One thing we often think about at Springbot, is ways designers can adapt brands to keep up with new trends, or even if it should adapt. In our minds, a lot of recent design trends have an intrinsic value but end up being overused and too-closely followed. Just because a new design trend is all the rage and is used in a certain way doesn’t mean it can’t be modified or experimented with on your store’s site. Of course, personality and character are extremely important elements to preserve in brand design updates. Good design should highlight personality, not cover it up.
How can brands incorporate new design trends and elements to stay relevant? Check out our four tips to get you started:
Tip 1: Don’t Just Go With the Flow
Too often designers go along with trends without really figuring out how it can apply to their brand voice and identity. Take flat design for example – it’s so widely used now that the reason for its use is not fully understood. Flat design is meant to be simple and eliminate anything that is not adding to the design and function of your site. However, when flat design is overused, it can remove personality from your brand and look bland.
Google does a great job of incorporating flat design principles into their branding without letting it completely take over. Their design style, known as material design, draws from flat design but also allows for depth and skeuomorphism (the design concept of making elements resemble their real-world counterparts). To take a cue from Google and adapt a design trend to your brand, start with the principles the design and work up to the aesthetic of it while retaining your core brand elements. As Dieter Rams once said “Good design is as little design as possible”.
Tip 2: Take Your Time
Design requires thought, so take the time to figure what you want your brand to represent. What you want it to be ultimately decides how it’s going to impact the user and your overall success. Color is the most essential element in branding, and each color should have a specific function or callout. There’s a mental domino effect that occurs for a user when approaching the color scheme of a particular brand. A certain demographic might respond better or worse to a specific color’s connotations, so it’s important to think about the chain reaction of thoughts and emotions that occur. How do you want your customers to feel when visualizing your brand?
For example, the primary color of your brand is important in a particular way. Like our Springbot green (#3eb049), it can be a way of identifying action or overall brand identity. Using it as a color or underline for a button can help train people how to use your site or product. It helps to think of color as a function and not just a visual identifier.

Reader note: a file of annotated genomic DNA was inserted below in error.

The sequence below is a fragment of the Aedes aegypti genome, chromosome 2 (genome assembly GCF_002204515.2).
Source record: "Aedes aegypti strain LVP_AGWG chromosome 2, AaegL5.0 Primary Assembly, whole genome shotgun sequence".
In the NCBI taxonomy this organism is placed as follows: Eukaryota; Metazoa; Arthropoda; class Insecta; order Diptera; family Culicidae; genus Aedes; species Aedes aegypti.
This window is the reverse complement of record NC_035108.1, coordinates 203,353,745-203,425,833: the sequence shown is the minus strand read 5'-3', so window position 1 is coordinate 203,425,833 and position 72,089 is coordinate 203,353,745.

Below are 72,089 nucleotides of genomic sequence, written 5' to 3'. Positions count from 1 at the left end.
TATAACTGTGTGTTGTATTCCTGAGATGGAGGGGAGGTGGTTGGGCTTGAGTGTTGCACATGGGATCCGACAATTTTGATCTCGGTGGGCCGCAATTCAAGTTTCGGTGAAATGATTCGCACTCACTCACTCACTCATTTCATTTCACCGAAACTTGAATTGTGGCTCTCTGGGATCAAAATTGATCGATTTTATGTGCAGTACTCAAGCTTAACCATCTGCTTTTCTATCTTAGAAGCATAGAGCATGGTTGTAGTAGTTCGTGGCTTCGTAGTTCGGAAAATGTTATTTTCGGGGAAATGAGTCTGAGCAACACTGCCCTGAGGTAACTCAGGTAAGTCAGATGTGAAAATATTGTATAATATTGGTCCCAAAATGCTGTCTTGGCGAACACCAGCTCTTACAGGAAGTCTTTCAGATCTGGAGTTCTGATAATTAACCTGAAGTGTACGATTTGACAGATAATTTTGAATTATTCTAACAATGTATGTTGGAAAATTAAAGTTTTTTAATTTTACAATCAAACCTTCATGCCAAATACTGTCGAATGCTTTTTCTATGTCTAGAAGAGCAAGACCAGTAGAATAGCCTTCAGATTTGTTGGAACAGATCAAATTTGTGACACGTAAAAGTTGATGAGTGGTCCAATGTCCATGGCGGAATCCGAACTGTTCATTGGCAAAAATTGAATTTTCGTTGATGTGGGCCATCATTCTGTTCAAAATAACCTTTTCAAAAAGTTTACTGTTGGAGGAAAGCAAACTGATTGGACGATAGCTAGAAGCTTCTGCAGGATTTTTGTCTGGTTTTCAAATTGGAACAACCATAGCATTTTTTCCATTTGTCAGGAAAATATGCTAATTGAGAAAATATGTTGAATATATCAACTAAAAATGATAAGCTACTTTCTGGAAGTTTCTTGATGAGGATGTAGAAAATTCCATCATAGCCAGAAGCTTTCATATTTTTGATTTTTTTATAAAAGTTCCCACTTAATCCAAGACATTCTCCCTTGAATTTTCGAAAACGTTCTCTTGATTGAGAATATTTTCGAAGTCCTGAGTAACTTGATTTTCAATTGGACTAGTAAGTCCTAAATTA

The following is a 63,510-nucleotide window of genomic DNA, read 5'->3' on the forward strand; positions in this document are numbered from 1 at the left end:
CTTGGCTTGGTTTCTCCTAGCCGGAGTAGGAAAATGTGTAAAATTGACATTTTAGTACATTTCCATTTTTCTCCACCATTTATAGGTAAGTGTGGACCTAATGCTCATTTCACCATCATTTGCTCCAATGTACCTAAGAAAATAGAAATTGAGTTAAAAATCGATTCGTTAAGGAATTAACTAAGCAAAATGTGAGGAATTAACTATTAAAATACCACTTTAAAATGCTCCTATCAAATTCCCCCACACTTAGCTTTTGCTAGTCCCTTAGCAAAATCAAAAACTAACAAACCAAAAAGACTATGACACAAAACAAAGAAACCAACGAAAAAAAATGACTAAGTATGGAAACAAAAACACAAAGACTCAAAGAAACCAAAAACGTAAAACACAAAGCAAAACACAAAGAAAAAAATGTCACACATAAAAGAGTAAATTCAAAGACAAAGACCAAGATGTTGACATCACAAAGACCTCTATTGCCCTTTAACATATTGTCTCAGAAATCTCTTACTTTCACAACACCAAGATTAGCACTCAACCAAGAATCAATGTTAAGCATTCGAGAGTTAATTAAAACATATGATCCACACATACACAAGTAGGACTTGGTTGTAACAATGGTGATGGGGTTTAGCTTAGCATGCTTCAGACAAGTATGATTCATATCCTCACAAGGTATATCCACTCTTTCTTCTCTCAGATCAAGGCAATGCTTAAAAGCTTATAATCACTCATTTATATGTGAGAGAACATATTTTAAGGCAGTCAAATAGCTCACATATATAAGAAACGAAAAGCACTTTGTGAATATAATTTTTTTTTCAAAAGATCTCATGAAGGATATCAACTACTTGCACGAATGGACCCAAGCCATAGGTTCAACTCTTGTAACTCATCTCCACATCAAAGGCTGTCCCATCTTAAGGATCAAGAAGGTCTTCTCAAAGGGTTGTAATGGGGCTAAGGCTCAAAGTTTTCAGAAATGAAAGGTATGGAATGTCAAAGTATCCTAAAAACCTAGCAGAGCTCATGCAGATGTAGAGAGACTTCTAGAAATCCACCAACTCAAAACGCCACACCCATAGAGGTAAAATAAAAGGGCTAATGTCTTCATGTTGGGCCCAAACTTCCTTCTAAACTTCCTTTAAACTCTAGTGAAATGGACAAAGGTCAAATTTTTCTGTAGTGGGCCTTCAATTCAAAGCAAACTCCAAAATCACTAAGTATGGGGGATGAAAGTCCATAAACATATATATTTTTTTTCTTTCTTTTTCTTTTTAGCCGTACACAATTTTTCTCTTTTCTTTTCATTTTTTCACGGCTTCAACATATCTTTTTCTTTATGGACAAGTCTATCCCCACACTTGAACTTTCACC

Tip 3: Unify Your Aesthetic
Once you’ve figured out how you want your branding and identity to be approached and what kind of design you want to incorporate into it, take care that it is unified and not just a patchwork of unrelated design elements. Vision is extremely important and needs to be constant when going through the process of creating or updating branding identity. How things like color and typography are balanced with each other need to be constantly kept in mind. The more thought and consideration you put into it, the more consistent your brand will be.
Tip 4: Tell a Story
In our experience, design can be about building a narrative. Whether you’re selling or describing, you have to lead the user through the steps of what it means. Begin with the content you currently have and decide how to restructure it to convey your brand’s mission or voice. From that point you should be able to develop the rest of your design appropriately. Just as trends should be modified to make something new and interesting, branding should be modified, however slightly, to stay relevant to its target market.
No matter how long you’ve been in business, you shouldn’t shy away from updating your branding. Doing so will ensure that your marketing has a fresh look that will appeal to your key customer segments. When updating your brand’s design to reflect current design trends, start from the most basic elements and work your way up until you’re satisfied with the look and feel. Remember that less is more in this case. Take the time to consider how your brand will be perceived by your target market, and be sure that all of your changes look unified and are full of purpose. In everything you do for your branding, keep it simple, keep it interesting, keep it creative, and most importantly, track the results.